Tag Archives | algae biofuel

Cellulosic ethanol questioned, government report

A Department of Agriculture reports suggests that after two decades of research into cellulosic ethanol with no technical breakthroughs, that algae biofuel and oil crops should get the funding.

One problem with cellulosic is the logistics in getting hundreds of tons of agricultural waste (or crops grown specifically for ethanol) on a daily basis to the processing plant. However, cellulosic ethanol does work fine if sited where the feedstock is, like at a paper processing plant.

The future in biofuel increasingly looks like it will be algae.

Arizona to become center for algae biofuel production

ASU researchers say they are three to five years from large-scale production, a breakthrough that could eventually reduce U.S. dependence on foreign oil.

Arizona, with its plentiful sunshine, available land, and excess of wastewater, is ideal for growing algae. Their agricultural wastewater tends to be high in nutrients and salt, which makes it undrinakable – but algae loves it.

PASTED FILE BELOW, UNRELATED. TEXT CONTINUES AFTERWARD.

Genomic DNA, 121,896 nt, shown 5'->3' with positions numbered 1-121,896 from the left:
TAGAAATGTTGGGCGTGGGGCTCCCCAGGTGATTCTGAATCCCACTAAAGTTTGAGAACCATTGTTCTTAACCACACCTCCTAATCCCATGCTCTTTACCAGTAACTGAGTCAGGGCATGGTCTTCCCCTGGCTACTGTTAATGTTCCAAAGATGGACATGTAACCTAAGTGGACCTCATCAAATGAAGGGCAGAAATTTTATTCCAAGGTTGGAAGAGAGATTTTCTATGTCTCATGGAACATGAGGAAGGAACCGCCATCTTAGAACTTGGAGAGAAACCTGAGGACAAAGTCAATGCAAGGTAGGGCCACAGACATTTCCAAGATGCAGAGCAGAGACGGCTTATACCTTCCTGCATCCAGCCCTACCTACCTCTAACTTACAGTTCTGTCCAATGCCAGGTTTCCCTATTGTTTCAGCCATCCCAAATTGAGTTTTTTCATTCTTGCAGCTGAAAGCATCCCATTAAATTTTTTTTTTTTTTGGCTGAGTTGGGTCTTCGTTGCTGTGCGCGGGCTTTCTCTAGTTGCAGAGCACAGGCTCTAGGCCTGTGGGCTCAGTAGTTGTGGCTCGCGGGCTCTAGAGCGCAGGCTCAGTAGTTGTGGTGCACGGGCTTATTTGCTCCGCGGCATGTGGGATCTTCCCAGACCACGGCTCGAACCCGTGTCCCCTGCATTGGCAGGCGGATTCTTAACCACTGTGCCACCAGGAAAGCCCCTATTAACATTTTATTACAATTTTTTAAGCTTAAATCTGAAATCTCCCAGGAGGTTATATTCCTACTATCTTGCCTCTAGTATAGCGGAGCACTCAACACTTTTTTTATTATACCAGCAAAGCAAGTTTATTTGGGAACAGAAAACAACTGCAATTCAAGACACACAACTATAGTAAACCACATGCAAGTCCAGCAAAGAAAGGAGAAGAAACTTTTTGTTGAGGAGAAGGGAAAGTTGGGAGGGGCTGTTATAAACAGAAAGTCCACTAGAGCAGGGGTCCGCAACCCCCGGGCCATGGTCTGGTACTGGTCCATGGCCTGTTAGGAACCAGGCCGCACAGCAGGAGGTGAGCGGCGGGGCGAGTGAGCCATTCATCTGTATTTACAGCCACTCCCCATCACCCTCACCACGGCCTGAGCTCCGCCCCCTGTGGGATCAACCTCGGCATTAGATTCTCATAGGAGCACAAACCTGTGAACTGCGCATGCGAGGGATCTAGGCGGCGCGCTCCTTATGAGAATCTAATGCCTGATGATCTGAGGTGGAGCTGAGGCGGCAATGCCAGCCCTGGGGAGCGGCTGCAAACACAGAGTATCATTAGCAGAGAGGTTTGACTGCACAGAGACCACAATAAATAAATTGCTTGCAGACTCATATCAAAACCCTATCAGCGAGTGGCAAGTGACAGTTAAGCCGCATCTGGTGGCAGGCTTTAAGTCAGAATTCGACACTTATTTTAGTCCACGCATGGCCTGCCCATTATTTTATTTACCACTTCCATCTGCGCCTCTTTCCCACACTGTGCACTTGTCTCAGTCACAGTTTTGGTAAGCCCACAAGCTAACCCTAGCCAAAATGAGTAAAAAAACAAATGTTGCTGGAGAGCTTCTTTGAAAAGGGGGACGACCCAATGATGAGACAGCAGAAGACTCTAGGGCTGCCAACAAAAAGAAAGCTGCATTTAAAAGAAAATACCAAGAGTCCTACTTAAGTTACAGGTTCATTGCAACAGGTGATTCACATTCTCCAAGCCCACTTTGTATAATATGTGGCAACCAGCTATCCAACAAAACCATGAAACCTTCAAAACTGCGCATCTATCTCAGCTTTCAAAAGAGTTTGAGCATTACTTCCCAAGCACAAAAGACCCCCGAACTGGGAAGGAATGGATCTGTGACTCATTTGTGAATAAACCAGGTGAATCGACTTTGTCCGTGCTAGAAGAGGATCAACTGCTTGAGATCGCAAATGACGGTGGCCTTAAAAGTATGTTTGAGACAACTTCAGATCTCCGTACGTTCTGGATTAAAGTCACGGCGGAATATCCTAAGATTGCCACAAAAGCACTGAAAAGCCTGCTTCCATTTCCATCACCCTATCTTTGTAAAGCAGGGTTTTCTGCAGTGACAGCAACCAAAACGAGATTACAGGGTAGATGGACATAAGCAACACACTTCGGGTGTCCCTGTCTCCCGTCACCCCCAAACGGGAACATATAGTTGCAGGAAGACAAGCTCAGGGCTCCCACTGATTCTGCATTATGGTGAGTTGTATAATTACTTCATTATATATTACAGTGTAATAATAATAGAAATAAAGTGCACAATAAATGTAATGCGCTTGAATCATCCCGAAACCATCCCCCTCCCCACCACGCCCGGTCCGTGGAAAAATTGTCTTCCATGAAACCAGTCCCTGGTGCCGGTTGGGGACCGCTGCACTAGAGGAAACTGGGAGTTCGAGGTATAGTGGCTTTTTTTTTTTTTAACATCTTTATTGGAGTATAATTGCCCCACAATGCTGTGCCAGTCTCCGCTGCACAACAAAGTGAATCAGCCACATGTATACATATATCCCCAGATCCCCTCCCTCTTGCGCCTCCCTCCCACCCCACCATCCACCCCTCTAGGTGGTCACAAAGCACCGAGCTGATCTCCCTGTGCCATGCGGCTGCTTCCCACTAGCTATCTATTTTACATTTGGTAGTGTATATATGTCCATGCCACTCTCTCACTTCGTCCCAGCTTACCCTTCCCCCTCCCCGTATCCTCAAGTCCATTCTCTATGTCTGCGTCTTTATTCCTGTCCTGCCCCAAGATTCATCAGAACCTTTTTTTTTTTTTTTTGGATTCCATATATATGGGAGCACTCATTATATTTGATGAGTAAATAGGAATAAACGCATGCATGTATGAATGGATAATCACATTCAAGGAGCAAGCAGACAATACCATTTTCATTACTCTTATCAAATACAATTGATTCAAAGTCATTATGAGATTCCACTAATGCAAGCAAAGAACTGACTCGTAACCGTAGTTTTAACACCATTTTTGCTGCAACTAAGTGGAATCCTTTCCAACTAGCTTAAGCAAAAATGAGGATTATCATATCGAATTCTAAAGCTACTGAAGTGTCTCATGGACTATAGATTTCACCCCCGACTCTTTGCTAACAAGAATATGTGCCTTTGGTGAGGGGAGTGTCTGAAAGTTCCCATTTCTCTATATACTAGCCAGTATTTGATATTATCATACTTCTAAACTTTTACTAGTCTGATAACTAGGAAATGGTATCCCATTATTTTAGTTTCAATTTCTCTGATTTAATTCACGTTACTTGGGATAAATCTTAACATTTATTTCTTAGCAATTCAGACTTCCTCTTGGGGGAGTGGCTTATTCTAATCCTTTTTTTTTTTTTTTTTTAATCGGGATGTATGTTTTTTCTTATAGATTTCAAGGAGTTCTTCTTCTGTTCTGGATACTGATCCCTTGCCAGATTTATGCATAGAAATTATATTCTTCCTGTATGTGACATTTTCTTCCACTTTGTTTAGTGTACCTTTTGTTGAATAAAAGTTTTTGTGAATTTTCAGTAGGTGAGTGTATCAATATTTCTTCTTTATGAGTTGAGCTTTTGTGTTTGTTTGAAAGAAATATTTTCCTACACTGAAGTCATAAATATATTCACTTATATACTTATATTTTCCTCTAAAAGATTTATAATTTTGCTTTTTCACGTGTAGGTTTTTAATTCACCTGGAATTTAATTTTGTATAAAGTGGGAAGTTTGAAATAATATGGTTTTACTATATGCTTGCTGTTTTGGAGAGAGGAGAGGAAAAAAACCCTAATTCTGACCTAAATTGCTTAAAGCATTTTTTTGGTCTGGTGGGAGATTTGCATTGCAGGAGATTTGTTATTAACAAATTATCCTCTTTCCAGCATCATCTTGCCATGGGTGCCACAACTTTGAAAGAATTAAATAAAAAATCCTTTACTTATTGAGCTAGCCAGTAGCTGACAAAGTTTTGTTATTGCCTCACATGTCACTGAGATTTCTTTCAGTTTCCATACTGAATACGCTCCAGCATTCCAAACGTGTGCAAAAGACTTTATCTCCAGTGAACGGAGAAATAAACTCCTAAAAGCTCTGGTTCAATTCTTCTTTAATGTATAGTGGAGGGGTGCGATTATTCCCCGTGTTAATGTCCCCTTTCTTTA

Scientists say the hard research is done, now it’s “largely an engineering problem” and then we could have industrial-scale biofuel production.

Using CO2 to produce biofuel algae

Instead of sequestering or storing CO2 underground so it won’t be emitted, biofuel manufacturers are using it as a feedstock to grow algae. This most definitely a win-win situation. The algae is then used to create biofuel.

The cement industry is also using CO2 as a feedstock.

With carbon-capture industries like these gaining ground, it’s not hard to envision a future where CO2 is treated less as the enemy and more as an integral ingredient in the global economy. While a zero-carbon future is “hard to imagine,” Zenk said, “I think you’ll find [a] low-carbon [future.] We can win the war on climate if we think about it in those terms, at least in my lifetime.